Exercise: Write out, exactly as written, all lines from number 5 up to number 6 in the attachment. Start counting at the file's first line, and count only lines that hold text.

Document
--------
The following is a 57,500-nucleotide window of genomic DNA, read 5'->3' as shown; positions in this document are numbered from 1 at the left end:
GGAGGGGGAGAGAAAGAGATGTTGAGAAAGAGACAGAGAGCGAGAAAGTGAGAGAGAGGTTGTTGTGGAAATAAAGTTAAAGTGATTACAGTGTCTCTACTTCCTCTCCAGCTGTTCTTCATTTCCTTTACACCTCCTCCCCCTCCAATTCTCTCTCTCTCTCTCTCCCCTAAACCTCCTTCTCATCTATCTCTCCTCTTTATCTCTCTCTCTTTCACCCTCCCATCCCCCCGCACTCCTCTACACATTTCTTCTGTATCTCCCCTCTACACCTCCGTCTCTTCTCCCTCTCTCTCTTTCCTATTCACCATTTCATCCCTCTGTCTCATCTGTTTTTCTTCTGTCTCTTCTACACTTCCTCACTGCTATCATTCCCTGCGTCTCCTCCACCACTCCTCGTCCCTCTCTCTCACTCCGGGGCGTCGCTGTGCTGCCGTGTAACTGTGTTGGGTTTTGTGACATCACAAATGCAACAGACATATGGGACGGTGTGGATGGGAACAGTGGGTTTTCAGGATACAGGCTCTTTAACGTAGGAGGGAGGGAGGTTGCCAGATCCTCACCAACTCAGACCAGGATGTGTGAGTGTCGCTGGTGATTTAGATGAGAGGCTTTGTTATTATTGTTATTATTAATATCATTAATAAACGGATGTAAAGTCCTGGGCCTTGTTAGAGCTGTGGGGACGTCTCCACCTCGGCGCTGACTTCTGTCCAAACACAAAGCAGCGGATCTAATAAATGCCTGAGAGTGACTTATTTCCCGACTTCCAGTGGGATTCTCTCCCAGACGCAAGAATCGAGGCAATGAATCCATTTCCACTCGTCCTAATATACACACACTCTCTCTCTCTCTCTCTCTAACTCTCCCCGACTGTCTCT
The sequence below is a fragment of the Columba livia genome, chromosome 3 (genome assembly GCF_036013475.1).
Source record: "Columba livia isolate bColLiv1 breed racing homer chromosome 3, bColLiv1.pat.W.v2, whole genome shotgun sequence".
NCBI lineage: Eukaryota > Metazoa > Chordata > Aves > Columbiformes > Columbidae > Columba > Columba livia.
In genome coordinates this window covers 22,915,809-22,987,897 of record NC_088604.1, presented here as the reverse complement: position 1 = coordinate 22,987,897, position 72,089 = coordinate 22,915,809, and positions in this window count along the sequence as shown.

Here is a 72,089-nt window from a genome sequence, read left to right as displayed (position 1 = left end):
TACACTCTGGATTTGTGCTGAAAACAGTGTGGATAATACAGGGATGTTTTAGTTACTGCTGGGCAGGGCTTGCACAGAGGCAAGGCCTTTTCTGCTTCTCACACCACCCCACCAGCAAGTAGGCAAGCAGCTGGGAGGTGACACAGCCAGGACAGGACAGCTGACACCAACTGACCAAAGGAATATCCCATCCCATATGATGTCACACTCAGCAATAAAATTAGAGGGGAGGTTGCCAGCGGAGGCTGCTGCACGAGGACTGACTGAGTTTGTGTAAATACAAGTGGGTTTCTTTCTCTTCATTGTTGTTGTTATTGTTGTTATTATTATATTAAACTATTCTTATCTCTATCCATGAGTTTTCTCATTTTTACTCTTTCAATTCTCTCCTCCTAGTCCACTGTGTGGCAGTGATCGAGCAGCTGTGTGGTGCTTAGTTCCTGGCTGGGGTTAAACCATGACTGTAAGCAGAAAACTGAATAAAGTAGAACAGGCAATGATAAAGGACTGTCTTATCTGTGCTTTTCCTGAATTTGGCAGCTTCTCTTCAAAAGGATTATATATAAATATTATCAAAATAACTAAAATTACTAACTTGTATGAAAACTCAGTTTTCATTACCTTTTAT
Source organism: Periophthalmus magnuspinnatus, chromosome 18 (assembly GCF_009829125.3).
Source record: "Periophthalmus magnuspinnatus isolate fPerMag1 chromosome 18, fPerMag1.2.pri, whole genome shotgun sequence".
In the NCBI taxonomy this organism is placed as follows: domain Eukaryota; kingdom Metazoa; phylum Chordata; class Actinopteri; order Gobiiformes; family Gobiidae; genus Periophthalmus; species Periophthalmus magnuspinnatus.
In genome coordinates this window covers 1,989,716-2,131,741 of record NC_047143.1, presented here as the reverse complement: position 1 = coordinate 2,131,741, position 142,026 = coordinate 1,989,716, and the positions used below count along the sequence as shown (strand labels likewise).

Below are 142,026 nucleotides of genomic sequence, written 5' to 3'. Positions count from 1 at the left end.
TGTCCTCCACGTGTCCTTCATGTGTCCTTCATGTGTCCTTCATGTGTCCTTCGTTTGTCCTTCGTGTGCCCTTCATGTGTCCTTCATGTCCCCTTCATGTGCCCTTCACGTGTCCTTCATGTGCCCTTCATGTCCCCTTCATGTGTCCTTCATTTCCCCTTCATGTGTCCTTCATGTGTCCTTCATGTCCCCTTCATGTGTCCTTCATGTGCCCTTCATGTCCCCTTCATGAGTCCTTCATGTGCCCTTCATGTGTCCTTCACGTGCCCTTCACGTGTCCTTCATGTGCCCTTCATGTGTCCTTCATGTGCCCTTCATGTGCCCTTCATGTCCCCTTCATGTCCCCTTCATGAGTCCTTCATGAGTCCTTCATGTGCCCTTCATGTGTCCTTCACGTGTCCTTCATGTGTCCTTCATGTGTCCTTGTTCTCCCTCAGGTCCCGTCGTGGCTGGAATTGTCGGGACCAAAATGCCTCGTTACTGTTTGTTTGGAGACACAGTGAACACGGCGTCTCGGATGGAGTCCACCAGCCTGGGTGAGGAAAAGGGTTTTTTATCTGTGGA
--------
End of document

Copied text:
NCBI lineage: Eukaryota > Metazoa > Chordata > Aves > Columbiformes > Columbidae > Columba > Columba livia.
In genome coordinates this window covers 22,915,809-22,987,897 of record NC_088604.1, presented here as the reverse complement: position 1 = coordinate 22,987,897, position 72,089 = coordinate 22,915,809, and positions in this window count along the sequence as shown.